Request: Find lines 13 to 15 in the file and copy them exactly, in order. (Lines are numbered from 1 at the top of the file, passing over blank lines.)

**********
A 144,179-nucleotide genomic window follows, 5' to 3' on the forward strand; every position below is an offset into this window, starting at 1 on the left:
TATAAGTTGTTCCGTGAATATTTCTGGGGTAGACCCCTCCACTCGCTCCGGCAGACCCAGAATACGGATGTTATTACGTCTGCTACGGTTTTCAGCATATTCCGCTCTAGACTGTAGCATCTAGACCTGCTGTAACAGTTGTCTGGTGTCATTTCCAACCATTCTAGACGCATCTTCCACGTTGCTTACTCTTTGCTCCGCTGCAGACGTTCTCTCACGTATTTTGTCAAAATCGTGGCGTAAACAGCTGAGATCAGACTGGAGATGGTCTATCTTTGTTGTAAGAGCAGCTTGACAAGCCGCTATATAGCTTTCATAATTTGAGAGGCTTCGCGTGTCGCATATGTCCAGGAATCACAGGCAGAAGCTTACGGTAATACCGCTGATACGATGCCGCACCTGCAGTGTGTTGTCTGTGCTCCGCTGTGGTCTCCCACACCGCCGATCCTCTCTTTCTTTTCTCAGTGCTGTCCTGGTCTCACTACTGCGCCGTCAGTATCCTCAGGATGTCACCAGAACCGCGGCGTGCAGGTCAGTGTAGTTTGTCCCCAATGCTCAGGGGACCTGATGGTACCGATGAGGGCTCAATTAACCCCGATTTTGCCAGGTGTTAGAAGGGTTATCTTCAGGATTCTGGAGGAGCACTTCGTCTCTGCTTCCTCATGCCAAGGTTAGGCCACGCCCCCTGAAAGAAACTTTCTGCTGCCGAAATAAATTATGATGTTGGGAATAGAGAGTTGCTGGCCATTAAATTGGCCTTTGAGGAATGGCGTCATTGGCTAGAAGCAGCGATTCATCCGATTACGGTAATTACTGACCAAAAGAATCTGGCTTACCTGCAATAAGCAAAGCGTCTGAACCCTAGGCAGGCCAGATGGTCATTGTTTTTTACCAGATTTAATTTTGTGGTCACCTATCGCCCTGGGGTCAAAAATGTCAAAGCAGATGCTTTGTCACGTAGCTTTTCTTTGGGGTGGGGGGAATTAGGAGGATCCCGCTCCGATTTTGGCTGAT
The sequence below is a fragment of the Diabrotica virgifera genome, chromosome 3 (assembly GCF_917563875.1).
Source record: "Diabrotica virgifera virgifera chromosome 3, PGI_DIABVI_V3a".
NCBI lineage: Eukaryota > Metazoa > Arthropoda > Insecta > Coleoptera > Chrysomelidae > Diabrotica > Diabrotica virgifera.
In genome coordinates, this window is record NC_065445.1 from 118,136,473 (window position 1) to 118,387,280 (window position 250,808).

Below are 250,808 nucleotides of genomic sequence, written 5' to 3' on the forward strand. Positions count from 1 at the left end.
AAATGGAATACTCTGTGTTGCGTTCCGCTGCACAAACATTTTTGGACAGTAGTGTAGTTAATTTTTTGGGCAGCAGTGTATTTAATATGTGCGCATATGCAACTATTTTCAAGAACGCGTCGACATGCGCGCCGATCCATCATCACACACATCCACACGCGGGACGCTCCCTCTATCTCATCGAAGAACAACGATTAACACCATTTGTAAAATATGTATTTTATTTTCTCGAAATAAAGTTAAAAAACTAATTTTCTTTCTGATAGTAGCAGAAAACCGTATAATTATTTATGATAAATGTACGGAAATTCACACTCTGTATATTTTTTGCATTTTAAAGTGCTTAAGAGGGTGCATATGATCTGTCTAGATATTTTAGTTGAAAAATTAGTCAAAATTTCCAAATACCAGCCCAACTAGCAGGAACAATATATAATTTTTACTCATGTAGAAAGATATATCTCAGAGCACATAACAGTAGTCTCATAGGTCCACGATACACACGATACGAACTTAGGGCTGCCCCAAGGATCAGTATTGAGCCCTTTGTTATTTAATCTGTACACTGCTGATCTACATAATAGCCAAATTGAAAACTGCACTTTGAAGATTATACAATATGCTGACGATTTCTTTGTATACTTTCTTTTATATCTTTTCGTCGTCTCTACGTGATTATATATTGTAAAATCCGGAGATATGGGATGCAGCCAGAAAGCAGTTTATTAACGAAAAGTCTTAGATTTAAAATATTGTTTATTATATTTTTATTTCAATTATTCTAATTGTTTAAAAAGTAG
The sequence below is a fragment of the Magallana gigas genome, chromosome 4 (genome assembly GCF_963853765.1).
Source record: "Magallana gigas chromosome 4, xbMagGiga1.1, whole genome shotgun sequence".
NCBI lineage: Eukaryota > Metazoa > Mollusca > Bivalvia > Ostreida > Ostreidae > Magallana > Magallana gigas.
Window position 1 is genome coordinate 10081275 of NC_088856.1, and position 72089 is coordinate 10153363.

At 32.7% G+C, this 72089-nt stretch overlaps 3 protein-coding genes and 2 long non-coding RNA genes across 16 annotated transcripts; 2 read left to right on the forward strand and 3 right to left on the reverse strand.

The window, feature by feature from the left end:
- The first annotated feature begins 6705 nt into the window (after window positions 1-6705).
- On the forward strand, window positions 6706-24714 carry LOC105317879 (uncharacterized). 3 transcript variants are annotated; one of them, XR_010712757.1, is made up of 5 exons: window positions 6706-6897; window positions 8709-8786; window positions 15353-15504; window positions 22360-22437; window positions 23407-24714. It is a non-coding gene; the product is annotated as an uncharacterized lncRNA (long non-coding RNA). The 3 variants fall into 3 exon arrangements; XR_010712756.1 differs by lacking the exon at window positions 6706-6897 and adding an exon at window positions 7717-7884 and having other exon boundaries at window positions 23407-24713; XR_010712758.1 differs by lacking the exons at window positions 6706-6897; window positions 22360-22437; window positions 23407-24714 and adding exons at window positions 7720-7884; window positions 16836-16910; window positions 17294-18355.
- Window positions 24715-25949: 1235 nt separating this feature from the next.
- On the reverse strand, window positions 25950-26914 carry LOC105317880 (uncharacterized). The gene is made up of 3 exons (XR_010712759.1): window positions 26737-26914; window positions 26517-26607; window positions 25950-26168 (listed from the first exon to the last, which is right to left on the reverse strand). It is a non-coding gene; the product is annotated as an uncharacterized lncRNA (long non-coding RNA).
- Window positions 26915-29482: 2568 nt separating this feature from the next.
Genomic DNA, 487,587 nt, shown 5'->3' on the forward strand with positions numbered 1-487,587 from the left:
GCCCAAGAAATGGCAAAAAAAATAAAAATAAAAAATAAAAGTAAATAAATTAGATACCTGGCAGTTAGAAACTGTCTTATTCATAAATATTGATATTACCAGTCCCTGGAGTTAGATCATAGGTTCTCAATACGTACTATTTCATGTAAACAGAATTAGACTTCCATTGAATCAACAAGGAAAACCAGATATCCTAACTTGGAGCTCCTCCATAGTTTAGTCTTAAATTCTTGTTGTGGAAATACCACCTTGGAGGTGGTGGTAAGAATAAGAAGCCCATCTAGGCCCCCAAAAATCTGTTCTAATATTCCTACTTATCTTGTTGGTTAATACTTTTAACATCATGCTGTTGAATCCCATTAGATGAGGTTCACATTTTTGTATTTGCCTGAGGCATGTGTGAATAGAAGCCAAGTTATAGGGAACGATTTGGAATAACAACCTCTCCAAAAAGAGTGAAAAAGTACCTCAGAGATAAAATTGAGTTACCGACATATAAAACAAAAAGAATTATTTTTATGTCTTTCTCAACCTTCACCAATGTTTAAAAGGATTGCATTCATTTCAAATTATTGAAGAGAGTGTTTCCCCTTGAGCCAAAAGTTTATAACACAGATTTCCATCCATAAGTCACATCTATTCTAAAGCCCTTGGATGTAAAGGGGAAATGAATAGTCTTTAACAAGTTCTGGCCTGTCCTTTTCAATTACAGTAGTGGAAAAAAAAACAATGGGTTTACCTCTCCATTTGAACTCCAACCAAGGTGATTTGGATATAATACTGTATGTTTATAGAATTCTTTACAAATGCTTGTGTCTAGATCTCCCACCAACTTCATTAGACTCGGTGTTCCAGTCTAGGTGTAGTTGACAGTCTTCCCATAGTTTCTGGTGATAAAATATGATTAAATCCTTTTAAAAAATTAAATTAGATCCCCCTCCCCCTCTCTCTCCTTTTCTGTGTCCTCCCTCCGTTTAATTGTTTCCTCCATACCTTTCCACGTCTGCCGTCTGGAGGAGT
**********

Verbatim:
At 32.7% G+C, this 72089-nt stretch overlaps 3 protein-coding genes and 2 long non-coding RNA genes across 16 annotated transcripts; 2 read left to right on the forward strand and 3 right to left on the reverse strand.

The window, feature by feature from the left end:
- The first annotated feature begins 6705 nt into the window (after window positions 1-6705).